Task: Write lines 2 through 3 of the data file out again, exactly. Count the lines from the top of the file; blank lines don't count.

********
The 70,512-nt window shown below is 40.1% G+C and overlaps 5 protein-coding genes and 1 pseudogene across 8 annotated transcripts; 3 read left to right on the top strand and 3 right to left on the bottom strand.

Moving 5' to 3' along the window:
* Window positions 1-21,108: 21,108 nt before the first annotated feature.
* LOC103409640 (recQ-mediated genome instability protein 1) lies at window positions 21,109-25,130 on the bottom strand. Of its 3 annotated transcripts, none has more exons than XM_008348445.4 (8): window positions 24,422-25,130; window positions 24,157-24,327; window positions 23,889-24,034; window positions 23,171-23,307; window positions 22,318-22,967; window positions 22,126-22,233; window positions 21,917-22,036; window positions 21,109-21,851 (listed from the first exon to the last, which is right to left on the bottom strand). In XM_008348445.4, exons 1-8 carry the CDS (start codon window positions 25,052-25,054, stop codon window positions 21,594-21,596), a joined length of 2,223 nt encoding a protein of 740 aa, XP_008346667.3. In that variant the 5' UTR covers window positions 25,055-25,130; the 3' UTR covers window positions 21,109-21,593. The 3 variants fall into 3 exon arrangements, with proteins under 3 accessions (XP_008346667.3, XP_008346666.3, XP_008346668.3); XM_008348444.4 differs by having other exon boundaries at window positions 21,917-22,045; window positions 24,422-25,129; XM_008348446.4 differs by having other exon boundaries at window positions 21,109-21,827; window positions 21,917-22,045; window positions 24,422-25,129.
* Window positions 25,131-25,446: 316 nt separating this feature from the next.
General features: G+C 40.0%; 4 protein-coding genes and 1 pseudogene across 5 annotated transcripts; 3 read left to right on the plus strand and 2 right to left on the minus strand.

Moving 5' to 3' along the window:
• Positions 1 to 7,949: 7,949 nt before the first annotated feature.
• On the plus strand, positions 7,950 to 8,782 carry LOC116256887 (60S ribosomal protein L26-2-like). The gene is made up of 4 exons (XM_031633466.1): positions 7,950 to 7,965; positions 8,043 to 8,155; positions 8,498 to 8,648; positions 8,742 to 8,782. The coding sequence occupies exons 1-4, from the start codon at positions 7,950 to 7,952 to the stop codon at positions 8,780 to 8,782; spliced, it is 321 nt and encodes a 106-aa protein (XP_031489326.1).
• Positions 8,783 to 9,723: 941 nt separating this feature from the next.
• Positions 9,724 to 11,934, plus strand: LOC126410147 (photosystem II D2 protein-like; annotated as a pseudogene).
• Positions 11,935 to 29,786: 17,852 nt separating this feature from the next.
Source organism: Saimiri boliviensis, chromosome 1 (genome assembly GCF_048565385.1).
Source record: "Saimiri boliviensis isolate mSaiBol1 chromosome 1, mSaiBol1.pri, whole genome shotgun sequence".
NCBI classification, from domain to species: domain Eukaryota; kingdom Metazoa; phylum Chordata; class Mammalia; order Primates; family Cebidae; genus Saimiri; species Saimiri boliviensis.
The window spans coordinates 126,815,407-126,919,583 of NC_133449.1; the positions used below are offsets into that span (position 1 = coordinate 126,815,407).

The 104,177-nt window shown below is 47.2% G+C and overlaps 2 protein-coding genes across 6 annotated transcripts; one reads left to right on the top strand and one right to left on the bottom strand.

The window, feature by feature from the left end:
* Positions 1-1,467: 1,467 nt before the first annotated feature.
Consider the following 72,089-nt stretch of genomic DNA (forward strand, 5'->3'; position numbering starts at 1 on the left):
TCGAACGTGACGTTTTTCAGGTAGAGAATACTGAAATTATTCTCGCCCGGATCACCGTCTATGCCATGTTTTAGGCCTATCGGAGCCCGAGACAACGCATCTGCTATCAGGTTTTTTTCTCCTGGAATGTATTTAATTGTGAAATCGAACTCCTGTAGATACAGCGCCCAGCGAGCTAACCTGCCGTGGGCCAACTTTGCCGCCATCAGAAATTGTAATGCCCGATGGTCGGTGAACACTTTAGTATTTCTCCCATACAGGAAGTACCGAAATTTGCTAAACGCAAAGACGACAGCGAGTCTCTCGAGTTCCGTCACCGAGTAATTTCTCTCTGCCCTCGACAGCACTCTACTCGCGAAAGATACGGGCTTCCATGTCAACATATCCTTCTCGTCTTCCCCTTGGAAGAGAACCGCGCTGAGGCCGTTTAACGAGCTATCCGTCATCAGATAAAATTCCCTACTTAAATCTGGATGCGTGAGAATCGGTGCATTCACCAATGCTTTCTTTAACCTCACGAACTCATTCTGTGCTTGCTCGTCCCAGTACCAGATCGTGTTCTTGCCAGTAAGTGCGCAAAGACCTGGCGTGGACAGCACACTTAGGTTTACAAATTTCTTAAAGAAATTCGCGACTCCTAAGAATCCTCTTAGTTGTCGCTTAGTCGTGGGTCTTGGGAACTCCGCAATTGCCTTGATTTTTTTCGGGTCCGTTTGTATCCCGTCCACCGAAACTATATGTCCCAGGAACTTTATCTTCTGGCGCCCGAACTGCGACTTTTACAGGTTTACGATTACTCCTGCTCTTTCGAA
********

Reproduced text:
Moving 5' to 3' along the window:
* Window positions 1-21,108: 21,108 nt before the first annotated feature.